Enter Toothless: a big adorable and now broken dragon, looking like a cat who fell out of an icanhascheezburger.com image and hit its head on a Lilo and Stitch DVD on the way down. He purrs, he flaps his lizardy frill around like kitty radar ears, and you just want to hug him and squeeze him. Hiccup sees in Toothless not an enemy, but someone else who’s just trying to survive. How can he convince his bloodthirsty tribe that the way to defeat the dragons is not with weapons but with some good old-fashioned Disney Dreamworks love?
Not helping is his crush on ponytail-flipping fighter Astrid, and Hiccup’s demoralising relationship with his father. (The line “I have no son!” is uttered, so you can tick that box in your Movie Bingo sheet.) Familial pain aside, the movie veers from serious to slapstick when called for. Hiccup’s fellow youths, a bunch of sexily-named sidekicks (examples: Snotlout, Fishlegs, Tuffnut and Ruffnut) who, along with Astrid, are completing dragon training along with him but don’t really like him, are there to mess things up and cause general hijinks.
Some of the Viking warriors don’t come home from the expeditions to find the dragons’ nest, but actual death is kept mostly off-screen. The finale, which inevitably has a moment where you think anxiously, “Will my heroes die?” as if you’re watching The Departed instead of a kid’s movie, actually does surprise with a slight twist on the happy ending that makes it seem more, er, realistic. It seemed potentially scary to me, especially in a genuinely creepy scene where the dragons’ nest is discovered by Hiccup, but the kids in the cinema with me weren’t crying, so perhaps I’m just a bigger ’fraidy-cat than your average six-year-old.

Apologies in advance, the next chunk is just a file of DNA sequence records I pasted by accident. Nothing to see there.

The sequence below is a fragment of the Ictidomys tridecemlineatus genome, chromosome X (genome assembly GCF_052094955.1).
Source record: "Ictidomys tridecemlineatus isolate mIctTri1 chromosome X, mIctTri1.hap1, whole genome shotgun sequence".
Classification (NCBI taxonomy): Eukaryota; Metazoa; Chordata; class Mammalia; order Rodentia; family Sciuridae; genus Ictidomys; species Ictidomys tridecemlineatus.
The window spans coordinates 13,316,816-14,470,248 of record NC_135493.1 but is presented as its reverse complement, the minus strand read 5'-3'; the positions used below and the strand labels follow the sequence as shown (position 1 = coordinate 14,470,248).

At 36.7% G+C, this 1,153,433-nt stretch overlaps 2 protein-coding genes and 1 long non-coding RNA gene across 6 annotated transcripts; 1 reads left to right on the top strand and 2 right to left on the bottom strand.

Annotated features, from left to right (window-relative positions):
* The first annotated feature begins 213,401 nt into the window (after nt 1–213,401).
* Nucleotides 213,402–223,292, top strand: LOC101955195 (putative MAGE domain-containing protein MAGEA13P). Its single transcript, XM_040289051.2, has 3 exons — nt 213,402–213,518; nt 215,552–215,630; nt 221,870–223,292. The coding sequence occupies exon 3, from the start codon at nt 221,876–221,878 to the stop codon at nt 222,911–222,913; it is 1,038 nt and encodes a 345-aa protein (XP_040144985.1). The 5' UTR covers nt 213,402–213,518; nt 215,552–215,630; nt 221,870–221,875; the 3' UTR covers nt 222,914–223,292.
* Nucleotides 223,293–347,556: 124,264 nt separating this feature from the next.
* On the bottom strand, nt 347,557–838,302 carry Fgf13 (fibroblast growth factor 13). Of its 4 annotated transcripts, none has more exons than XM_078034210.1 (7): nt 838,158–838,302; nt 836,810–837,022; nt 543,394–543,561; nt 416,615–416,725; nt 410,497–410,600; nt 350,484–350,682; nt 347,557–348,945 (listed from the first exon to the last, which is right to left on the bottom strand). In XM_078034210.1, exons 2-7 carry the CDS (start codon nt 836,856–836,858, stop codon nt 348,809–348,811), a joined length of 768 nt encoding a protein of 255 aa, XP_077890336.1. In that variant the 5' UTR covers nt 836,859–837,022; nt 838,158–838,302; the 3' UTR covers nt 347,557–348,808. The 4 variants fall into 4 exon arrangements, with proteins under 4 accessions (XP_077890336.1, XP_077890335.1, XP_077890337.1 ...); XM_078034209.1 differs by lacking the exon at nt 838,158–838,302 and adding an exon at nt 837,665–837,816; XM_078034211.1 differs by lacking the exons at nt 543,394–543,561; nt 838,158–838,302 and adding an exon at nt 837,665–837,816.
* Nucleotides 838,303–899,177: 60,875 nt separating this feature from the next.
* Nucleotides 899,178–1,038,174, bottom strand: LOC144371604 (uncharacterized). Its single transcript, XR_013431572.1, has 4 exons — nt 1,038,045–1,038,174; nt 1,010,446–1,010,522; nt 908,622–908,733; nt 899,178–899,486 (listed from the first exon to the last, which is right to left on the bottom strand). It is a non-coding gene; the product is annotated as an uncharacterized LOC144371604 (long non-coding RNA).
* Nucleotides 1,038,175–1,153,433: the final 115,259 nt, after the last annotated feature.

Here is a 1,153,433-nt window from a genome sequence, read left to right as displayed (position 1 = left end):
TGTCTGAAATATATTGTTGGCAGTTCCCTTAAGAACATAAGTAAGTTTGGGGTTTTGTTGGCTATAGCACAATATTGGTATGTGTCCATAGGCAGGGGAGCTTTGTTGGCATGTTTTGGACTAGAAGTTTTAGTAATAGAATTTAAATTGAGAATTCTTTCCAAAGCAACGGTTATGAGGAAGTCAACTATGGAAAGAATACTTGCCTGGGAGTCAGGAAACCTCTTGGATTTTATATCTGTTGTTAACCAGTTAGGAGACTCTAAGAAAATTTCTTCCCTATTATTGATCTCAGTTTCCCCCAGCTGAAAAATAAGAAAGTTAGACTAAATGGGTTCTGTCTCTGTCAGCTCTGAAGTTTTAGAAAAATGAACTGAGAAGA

It’s a gorgeous film visually, has enough gags for everyone and the dragons will totally steal your heart. (The first thing I said when the credits rolled was “we are going to the toy store RIGHT NOW.” Though they’d already sold out of all the Toothless figurines, which means I’m also a slower runner than your average six-year-old.) I did think the movie dragged a little while Hiccup and Toothless established their relationship, but it picked up when the dragon training started and, well, never let off from there. The voice acting from the likes of America Ferrera, Jonah Hill, Christopher Mintz-Plasse and my secret boyfriend David Tennant is all fine, despite the fact that as in the awesomely terrible 300, everyone just used their normal accents, meaning Vikings were apparently just Scottish or American. (They had boats, maybe it’s true.) But despite that, the movie’s a whole lot of fun, the 3D never overdone and occasionally beautiful, and if you don’t also want to go out and buy a Toothless figurine at the end of it, then we clearly aren’t on the same page.